A team of researchers has devised a new strategy for the development of a vaccine against the human immunodeficiency virus (HIV). The strategy entails developing a methodology that will allow the production of an effective vaccine against the wide range of strains of this virus, which currently lacks a definitive cure despite palliative and inhibitory treatments.
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The objective of this research, which has been published in the journal Immunity, was to identify a type of antibody called bnAb that, due to its characteristics, would be useful in responding to the threat of HIV in any of its variants, as well as to find human genomes capable of producing this antibody.
Scientists at Scripps Research, IAVI, the Ragon Institute, and Moderna, Inc. set out to find a way to stimulate the gradual production of bnAb after observing that patients with HIV have lower production of these antibodies and that their presence prior to the transmission of the virus can neutralize it.
The team managed to design an immunogen that stimulates the production of these antibodies, which are capable of inactivating HIV as soon as it is detected in the body. This work paves the way for the creation of an efficient vaccine formula against HIV, although it does not propose a vaccine as such, but rather a method to discover it.
“HIV remains one of the most difficult viruses to protect against due to its natural ability to rapidly mutate and evade capture by the immune system. Working closely across scientific disciplines and institutions, our team’s findings mark a step forward crucial to overcoming these historic hurdles and creating an effective HIV vaccine,” lead author Dr. William Schief, a professor at Scripps Research, said in a press release.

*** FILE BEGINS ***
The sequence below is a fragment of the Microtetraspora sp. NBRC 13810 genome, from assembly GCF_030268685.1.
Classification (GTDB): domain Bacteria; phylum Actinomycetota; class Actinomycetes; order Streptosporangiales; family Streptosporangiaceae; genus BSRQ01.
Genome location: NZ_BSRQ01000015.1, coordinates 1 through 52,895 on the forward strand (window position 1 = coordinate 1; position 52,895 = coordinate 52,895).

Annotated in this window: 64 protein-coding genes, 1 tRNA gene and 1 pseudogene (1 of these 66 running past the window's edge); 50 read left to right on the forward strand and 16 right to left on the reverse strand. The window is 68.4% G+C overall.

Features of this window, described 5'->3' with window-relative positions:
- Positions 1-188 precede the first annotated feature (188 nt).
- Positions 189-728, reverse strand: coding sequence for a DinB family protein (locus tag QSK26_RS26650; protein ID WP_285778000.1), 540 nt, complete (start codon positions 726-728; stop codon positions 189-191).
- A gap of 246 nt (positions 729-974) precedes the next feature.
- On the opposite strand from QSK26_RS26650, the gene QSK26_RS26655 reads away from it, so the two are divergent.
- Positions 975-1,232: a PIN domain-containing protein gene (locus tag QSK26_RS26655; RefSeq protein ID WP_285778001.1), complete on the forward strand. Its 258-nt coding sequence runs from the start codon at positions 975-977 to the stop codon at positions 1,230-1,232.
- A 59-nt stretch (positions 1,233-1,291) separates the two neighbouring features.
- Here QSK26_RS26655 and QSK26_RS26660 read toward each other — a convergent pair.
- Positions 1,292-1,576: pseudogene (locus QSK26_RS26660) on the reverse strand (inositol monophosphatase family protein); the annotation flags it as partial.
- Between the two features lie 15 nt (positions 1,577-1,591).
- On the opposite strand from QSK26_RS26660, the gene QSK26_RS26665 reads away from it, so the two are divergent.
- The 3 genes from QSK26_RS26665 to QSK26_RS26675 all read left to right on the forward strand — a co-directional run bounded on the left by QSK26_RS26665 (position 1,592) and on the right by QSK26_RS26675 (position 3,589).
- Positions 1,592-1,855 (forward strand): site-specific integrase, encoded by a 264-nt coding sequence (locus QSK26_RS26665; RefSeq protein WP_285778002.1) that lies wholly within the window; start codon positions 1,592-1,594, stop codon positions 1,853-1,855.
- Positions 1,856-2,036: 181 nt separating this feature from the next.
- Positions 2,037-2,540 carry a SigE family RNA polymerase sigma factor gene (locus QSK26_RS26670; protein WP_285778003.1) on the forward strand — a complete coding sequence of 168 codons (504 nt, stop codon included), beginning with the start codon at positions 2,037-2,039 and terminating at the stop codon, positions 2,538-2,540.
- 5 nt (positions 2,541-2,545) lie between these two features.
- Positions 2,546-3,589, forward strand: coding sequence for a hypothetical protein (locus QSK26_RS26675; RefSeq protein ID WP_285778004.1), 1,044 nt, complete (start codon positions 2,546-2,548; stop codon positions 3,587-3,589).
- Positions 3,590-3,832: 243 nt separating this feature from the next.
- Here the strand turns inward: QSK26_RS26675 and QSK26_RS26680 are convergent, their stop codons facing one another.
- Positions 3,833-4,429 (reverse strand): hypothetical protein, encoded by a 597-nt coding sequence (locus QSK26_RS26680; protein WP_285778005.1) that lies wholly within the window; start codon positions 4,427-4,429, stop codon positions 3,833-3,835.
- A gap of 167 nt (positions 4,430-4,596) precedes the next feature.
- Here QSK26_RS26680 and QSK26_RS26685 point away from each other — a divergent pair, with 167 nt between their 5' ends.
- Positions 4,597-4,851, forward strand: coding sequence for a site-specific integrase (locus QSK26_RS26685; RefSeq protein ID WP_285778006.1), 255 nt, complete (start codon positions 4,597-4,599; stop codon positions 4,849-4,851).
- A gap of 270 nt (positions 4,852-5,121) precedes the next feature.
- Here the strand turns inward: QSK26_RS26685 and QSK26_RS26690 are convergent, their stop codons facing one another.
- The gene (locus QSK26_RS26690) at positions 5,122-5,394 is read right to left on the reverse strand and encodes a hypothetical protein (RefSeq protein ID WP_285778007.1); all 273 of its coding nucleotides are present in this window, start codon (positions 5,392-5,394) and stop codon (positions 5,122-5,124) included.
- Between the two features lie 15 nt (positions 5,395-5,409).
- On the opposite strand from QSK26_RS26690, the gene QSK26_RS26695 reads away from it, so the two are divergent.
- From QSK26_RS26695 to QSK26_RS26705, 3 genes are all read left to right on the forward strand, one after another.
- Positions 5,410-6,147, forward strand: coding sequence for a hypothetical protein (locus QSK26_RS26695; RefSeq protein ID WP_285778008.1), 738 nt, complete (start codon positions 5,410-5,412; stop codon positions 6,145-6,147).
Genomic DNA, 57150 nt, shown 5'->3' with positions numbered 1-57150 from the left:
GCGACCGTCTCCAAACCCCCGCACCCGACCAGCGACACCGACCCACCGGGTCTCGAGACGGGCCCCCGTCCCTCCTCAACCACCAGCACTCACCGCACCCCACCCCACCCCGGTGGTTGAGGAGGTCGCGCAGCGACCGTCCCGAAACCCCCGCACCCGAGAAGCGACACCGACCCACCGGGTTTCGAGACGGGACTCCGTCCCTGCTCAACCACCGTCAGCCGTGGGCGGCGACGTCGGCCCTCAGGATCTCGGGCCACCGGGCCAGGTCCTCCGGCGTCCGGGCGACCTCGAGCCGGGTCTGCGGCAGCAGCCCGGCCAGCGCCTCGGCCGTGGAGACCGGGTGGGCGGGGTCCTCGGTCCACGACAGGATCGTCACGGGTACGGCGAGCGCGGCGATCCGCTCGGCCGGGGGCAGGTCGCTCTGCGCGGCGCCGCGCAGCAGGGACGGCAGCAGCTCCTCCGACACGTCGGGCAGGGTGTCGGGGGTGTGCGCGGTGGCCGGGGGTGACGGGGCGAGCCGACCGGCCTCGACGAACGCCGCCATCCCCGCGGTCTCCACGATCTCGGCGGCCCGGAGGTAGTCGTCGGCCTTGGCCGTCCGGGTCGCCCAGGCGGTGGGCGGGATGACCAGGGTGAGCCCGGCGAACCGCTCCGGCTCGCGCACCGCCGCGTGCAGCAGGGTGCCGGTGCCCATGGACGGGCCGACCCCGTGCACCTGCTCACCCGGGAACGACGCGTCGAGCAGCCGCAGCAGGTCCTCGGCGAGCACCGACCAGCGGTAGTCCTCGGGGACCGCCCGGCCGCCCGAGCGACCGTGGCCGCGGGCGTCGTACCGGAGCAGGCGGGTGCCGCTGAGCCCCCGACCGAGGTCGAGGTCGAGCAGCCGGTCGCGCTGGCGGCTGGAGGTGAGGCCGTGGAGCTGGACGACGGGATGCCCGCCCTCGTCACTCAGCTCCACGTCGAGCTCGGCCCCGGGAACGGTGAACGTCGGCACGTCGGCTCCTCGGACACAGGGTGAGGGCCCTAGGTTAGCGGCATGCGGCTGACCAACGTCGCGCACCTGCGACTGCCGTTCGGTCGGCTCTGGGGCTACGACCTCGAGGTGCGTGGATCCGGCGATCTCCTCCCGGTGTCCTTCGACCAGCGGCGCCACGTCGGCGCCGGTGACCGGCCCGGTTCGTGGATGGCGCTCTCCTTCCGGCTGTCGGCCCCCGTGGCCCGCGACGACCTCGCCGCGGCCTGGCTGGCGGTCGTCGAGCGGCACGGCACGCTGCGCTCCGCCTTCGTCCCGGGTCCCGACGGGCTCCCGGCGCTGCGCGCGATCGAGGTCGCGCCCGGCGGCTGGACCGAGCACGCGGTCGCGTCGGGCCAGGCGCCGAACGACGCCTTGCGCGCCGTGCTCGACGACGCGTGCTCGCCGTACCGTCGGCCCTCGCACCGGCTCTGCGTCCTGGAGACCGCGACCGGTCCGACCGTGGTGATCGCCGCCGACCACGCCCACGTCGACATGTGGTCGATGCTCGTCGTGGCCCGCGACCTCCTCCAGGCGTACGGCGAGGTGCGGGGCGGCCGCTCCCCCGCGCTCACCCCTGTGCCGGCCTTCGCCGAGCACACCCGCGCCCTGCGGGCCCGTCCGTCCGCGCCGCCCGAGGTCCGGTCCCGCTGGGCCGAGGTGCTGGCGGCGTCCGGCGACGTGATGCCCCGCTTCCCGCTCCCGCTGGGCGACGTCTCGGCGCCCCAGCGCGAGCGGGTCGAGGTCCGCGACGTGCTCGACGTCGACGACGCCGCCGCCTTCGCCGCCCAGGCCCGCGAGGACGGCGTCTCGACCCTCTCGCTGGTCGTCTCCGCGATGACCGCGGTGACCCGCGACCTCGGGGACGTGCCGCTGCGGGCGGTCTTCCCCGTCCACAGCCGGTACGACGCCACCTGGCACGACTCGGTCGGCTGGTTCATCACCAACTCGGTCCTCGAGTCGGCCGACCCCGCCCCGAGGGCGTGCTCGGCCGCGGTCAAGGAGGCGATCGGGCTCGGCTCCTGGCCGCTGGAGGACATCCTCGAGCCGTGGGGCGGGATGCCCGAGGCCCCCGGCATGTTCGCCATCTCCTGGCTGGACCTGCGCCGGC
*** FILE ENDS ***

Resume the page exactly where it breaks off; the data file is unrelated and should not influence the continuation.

It should be highlighted that the immunogen has not yet been used in human clinical trials and that the experiments and tests to which the researchers have subjected it have limitations. However, if the scientists are successful in identifying a mechanism that satisfies their requirements, they may be able to produce an experimental vaccine and advance its clinical development.
According to WHO, 84.2 million people have been infected with the HIV virus since the epidemic began, and approximately 40.1 million have died as a result of the virus. At the end of 2021, 38.4 million people worldwide were living with HIV.
In the quest to find a possible cure for this disease that has impacted millions of people, the researchers will refine their vaccine approach and test it in additional models before bringing it to the clinic for human trials.